Hjalmar Jesus Gibeli Gomez: Reminder to Policyholders: Cooperate and Consent!
In HDI Global Specialty SE v. PF Holdings LLC, the Eleventh Circuit recently affirmed a district court ruling that the insurers of two apartment management companies did not have to cover a $54 million arbitration award against the companies for their alleged mismanagement of government-subsidized apartments. The Eleventh Circuit held that management companies’ failure to cooperate breached general liability insurance policies issued by the insurers.
After the management companies provided notice to the insurers of a claim by their residents for substandard living conditions, the insurers eventually agreed to defend the management companies as additional insureds, under a reservation of rights. The management companies disagreed with the insurers’ coverage position and, contrary to the insurers’ decision to appoint different defense counsel, continued to retain the defense attorney they had selected to defend them in the underlying action.
Eventually the arbitrator issued a $54 million award against the management companies, which was comprised of compensatory and punitive damages, as well as attorneys’ fees. While the arbitration was pending, the insurers filed a declaratory judgment action, seeking a declaration that it did not have to indemnify the management companies for the arbitration award or related defense costs. In the declaratory judgment action, the insurers argued that they did not have to cover the arbitration award because the management companies hadn’t cooperated with the insurers and had subjected the insurers to possible liability for the arbitration award without the insurers’ consent, thereby violating the policy.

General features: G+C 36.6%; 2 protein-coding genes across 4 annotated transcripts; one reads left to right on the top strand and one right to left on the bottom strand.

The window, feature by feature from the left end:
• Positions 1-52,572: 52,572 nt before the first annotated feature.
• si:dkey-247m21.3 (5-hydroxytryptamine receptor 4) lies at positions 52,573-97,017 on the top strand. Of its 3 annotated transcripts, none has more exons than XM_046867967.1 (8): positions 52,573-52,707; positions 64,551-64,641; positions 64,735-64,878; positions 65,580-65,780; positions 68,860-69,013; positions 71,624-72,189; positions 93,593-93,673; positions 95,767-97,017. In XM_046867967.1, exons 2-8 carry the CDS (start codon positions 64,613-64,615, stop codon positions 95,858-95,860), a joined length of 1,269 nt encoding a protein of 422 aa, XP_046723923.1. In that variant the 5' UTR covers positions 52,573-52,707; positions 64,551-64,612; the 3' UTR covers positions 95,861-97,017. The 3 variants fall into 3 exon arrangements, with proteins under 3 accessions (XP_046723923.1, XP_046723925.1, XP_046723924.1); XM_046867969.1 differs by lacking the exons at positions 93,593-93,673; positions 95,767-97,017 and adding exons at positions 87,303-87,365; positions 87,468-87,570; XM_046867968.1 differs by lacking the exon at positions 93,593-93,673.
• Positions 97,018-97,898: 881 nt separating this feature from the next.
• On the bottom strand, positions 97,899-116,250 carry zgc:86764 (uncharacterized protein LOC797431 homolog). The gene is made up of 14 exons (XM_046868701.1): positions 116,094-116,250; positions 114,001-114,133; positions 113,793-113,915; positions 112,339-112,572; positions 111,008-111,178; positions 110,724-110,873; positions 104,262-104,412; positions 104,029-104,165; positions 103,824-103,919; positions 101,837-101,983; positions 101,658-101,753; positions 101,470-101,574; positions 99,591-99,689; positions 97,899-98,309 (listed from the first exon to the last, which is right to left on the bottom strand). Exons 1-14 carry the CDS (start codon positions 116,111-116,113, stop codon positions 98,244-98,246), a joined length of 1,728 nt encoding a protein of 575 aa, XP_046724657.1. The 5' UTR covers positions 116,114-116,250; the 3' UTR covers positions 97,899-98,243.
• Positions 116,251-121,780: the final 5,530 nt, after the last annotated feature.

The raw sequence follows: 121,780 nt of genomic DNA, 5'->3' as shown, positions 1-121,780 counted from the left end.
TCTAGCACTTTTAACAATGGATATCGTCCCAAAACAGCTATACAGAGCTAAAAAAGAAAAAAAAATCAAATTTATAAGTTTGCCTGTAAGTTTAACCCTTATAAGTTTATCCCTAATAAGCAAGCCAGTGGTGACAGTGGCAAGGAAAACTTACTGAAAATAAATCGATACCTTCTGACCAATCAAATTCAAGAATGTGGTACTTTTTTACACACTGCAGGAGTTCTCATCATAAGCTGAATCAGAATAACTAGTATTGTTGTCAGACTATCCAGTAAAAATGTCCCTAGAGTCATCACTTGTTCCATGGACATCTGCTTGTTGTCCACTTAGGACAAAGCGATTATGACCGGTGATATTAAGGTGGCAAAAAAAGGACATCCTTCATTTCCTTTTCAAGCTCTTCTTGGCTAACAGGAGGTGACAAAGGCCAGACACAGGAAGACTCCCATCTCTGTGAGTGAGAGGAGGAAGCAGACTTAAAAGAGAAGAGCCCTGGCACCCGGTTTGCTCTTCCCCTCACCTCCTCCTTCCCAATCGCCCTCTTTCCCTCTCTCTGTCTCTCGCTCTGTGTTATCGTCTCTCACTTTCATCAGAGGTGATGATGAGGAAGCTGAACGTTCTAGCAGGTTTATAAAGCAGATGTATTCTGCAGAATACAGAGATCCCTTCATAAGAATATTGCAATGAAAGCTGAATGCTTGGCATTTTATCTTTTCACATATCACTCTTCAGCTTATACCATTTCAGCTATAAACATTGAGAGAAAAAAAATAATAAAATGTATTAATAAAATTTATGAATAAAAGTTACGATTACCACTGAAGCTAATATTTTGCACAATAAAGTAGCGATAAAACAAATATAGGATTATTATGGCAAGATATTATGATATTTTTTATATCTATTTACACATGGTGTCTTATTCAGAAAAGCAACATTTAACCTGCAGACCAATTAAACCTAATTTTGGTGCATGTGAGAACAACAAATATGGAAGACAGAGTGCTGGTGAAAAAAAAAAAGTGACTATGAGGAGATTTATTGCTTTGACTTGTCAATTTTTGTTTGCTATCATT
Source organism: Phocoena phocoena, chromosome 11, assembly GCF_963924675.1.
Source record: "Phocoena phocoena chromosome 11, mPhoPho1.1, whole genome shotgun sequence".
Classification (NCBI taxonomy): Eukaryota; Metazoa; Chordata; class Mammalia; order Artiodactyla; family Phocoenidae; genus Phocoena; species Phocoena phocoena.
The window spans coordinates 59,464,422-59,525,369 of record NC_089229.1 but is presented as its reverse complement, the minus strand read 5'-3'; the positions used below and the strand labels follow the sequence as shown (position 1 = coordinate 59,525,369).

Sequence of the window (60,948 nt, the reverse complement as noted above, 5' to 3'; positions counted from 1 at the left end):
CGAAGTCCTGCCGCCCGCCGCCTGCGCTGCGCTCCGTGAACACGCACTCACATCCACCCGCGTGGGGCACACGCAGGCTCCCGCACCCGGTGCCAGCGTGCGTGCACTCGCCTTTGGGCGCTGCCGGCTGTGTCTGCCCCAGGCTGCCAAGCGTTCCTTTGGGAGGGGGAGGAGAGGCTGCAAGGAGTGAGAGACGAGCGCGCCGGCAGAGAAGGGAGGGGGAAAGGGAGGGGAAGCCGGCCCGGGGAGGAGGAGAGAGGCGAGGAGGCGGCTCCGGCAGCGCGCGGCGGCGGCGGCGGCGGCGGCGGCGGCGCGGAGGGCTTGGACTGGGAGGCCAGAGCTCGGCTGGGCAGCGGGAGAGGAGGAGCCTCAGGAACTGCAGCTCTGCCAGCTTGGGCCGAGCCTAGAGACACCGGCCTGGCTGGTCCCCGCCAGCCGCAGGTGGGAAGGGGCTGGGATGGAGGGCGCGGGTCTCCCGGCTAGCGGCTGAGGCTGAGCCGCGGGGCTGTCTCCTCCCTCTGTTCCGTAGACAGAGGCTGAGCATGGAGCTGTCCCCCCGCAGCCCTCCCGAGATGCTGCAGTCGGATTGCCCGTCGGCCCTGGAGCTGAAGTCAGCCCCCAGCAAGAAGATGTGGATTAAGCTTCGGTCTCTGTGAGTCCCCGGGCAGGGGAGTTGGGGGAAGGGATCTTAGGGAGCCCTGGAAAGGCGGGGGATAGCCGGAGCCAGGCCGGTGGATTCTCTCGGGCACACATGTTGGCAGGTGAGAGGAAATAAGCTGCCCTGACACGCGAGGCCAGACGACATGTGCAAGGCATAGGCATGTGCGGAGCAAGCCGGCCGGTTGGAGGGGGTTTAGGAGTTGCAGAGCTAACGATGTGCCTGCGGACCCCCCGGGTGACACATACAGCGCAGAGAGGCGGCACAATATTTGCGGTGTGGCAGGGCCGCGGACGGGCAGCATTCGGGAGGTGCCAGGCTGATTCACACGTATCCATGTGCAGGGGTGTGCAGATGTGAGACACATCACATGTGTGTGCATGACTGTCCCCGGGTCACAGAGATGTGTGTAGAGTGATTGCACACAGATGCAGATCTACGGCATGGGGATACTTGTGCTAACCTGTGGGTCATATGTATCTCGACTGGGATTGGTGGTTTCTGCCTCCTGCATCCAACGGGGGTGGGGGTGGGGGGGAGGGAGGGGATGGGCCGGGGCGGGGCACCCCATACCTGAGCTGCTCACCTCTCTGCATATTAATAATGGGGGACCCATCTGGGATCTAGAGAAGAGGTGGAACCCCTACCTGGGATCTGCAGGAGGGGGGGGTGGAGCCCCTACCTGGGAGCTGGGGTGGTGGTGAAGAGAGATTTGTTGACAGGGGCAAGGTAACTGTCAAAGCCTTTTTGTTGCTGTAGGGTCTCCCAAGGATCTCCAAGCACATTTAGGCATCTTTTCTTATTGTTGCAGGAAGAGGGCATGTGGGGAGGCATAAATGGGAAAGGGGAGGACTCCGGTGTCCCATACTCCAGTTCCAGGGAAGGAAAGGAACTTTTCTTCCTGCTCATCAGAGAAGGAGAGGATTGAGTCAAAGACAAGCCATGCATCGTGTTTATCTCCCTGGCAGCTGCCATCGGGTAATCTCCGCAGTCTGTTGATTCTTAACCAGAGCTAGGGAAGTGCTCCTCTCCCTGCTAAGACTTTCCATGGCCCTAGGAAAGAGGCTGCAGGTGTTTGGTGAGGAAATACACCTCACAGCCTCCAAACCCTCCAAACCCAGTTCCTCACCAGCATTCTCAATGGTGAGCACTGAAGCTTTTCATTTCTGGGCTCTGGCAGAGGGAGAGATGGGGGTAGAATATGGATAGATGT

The management companies argued that the insurers’ delay in responding to its request for a defense was a refusal to defend the management companies; therefore, the insurers had breached the policy, relieving the management companies of their duty to cooperate with the insurers.
The district court agreed with the insurers and the Eleventh Circuit affirmed. The District Court held that while a delay in responding can be considered a refusal, the “slight delay” here was not prejudicial to the management companies. Further, the court held that the management companies breached the policies by “clearly” failing to cooperate with the insurers when they moved the counsel hired by the insurers “to the sidelines during the arbitration hearings.” The court also held that the management companies had breached the policy by subjecting the insurers to possible liability, specifically by failing to seek the insurers’ consent to enter into a binding arbitration award.
The district court also rejected the management companies’ contention that the insurers had acted in bad faith by failing to accept pre-arbitration settlement offers within the limits of their policies. The court reasoned that although the insurers likely had sufficient information to determine that the management companies were liable, they did not have any specific information regarding damages, and that therefore no reasonable jury would find the insurers had acted in bad faith.
Although there are reasons a court could have gone the other way on these issues, this decision serves as reminder that a policyholder should attempt to work with its insurers even after the policyholder believes the insurer has breached the policy. If nothing else, such efforts can serve as evidence in a coverage action to show that the policyholder acted reasonably, or conversely that the insurer did not. Furthermore, policyholders and coverage counsel should remember to provide insurers sufficient information so that they can make informed decisions regarding settlements. If not, policyholders can be on the hook for millions of dollars that would otherwise be covered.